These schools are already far down the path of transition from providing a truly Catholic education (as it is so aptly described in “After the Fall”) to being more like a religiously inspired, affordable private alternative to dysfunctional public schools. The appeal of this denouement is undeniable: urban “Catholic” schools might be the best route up and out of the ghetto for thousands of non-Catholic children who deserve that opportunity. But this encouraging effect is and must be just that: a welcome side-benefit of providing a genuine Catholic education.
Vice President-elect Mike Pence is now in charge of the Trump transition. That is a good omen; as Indiana governor Pence heeded the grassroots rebellion against Common Core—led, as a matter of fact, by two very able moms (Erin Tuttle and Heather Crossin)—and orchestrated a significant modification of the curriculum. He should now be encouraged to recommend to Donald Trump the appointment of an Education Secretary who will release the pressure from Washington, and instead encourage the states to explore alternatives to Common Core.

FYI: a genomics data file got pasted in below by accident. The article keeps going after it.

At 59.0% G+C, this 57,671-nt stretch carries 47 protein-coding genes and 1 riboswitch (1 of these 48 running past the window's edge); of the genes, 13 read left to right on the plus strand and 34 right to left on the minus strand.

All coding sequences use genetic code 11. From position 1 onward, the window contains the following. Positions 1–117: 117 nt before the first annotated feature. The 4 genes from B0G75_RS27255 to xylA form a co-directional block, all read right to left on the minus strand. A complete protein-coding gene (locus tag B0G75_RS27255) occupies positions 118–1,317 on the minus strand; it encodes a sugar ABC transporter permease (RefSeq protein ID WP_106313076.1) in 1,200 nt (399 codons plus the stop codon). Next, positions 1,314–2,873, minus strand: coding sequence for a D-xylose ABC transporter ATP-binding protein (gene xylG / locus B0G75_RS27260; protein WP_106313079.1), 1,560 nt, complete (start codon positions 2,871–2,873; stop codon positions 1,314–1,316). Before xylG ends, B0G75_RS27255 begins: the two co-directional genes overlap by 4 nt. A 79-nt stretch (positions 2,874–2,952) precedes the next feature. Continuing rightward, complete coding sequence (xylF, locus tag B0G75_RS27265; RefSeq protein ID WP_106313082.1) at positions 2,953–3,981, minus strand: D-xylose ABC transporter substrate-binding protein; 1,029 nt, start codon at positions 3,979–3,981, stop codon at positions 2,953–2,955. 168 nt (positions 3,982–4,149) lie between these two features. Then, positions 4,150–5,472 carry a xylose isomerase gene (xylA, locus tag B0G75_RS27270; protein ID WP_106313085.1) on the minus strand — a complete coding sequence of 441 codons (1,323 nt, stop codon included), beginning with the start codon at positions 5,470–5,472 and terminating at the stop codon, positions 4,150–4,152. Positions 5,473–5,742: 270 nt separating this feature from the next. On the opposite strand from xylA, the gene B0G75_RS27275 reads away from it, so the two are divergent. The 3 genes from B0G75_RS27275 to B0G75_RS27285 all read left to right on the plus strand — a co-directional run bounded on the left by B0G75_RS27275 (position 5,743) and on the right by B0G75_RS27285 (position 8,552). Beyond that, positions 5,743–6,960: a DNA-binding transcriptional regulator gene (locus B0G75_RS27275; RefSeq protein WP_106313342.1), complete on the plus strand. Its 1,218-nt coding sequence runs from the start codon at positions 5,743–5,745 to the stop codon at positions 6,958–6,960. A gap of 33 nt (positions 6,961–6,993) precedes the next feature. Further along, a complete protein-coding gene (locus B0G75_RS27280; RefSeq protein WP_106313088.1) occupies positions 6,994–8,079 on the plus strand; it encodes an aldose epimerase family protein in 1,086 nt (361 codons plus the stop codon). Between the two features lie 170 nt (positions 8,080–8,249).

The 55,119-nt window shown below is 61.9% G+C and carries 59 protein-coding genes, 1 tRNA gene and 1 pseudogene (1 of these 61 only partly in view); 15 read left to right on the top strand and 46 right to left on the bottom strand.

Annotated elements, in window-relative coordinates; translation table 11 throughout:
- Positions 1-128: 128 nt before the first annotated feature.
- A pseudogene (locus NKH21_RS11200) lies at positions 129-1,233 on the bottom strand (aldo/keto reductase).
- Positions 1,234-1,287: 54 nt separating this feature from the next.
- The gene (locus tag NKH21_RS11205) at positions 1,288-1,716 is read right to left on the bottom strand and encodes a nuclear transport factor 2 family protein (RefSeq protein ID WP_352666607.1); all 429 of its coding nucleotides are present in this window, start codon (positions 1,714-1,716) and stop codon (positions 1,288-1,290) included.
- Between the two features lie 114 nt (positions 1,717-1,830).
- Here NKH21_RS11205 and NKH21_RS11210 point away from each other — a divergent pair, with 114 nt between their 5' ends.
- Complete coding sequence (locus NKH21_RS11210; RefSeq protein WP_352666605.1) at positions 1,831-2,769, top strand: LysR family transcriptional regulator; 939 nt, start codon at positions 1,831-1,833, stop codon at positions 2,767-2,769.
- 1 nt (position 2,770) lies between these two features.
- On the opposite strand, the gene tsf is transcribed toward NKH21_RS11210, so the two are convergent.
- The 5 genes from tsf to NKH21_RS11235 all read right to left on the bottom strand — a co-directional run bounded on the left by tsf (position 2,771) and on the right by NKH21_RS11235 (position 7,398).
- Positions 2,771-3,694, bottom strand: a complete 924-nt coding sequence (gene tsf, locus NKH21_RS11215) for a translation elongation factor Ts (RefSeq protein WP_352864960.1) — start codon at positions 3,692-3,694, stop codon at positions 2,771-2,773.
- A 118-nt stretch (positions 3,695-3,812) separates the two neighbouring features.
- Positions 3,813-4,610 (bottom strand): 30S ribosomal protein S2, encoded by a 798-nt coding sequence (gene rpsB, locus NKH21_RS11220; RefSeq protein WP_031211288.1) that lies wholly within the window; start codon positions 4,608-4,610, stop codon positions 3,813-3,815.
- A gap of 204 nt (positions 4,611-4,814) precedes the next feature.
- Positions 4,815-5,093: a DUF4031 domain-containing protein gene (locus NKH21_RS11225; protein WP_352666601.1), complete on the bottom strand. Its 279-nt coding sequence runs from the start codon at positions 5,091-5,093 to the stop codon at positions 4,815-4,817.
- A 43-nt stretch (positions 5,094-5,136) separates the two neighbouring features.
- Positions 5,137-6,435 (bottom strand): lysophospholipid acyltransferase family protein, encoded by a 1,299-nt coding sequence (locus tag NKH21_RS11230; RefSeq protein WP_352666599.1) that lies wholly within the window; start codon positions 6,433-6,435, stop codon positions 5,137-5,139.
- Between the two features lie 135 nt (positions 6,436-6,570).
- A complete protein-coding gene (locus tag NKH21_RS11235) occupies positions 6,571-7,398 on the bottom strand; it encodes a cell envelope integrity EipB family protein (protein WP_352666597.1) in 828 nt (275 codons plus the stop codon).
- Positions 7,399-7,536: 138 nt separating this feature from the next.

For those interested in genuine Catholic education, the politics is local. School parents and others with the best interests of students at heart will have to seek, and insist politely, on receiving straight answers from principals and administrators about whether, and to what extent, Common Core is in their schools. In places such as Marquette, Michigan, officials from the bishop on down should be thanked for their stand against it. In the hundred or so jurisdictions where Common Core (or something practically indistinguishable from it) is in place, respectful but firm corrective action is needed, including the organization of parents who want more than workforce prep for their Catholic school children. The sponsors of “After the Fall”—American Principles Project and Pioneer Institute—have the resources and the experts to help.